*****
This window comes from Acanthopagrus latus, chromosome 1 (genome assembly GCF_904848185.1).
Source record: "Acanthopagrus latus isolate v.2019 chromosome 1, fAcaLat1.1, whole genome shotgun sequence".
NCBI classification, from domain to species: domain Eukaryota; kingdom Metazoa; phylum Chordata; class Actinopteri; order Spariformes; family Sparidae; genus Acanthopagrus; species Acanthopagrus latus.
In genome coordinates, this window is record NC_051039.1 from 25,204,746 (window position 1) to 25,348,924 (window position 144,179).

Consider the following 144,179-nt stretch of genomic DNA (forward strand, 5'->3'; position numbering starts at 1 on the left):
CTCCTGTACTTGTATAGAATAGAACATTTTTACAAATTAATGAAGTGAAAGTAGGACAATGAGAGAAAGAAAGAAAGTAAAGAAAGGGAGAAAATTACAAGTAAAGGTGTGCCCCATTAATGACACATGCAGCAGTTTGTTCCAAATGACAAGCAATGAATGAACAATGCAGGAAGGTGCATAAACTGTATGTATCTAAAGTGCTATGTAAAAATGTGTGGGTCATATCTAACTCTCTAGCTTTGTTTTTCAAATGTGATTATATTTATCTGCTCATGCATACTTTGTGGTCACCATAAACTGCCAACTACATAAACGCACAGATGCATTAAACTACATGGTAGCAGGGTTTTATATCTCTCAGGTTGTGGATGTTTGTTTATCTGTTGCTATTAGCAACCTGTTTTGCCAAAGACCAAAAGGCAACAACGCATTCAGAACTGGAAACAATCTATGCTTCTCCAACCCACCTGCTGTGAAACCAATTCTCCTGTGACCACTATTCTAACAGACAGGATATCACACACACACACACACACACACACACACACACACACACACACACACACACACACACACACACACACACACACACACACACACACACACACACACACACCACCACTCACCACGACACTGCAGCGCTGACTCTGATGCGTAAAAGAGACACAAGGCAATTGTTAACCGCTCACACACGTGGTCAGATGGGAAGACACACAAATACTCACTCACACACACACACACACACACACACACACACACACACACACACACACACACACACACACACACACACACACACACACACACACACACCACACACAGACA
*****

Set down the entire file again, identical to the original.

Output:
This window comes from Acanthopagrus latus, chromosome 1 (genome assembly GCF_904848185.1).
Source record: "Acanthopagrus latus isolate v.2019 chromosome 1, fAcaLat1.1, whole genome shotgun sequence".
NCBI classification, from domain to species: domain Eukaryota; kingdom Metazoa; phylum Chordata; class Actinopteri; order Spariformes; family Sparidae; genus Acanthopagrus; species Acanthopagrus latus.
In genome coordinates, this window is record NC_051039.1 from 25,204,746 (window position 1) to 25,348,924 (window position 144,179).

Consider the following 144,179-nt stretch of genomic DNA (forward strand, 5'->3'; position numbering starts at 1 on the left):
CTCCTGTACTTGTATAGAATAGAACATTTTTACAAATTAATGAAGTGAAAGTAGGACAATGAGAGAAAGAAAGAAAGTAAAGAAAGGGAGAAAATTACAAGTAAAGGTGTGCCCCATTAATGACACATGCAGCAGTTTGTTCCAAATGACAAGCAATGAATGAACAATGCAGGAAGGTGCATAAACTGTATGTATCTAAAGTGCTATGTAAAAATGTGTGGGTCATATCTAACTCTCTAGCTTTGTTTTTCAAATGTGATTATATTTATCTGCTCATGCATACTTTGTGGTCACCATAAACTGCCAACTACATAAACGCACAGATGCATTAAACTACATGGTAGCAGGGTTTTATATCTCTCAGGTTGTGGATGTTTGTTTATCTGTTGCTATTAGCAACCTGTTTTGCCAAAGACCAAAAGGCAACAACGCATTCAGAACTGGAAACAATCTATGCTTCTCCAACCCACCTGCTGTGAAACCAATTCTCCTGTGACCACTATTCTAACAGACAGGATATCACACACACACACACACACACACACACACACACACACACACACACACACACACACACACACACACACACACACACACACACACACACACACACACACACCACCACTCACCACGACACTGCAGCGCTGACTCTGATGCGTAAAAGAGACACAAGGCAATTGTTAACCGCTCACACACGTGGTCAGATGGGAAGACACACAAATACTCACTCACACACACACACACACACACACACACACACACACACACACACACACACACACACACACACACACACACACACACACACACACACACCACACACAGACA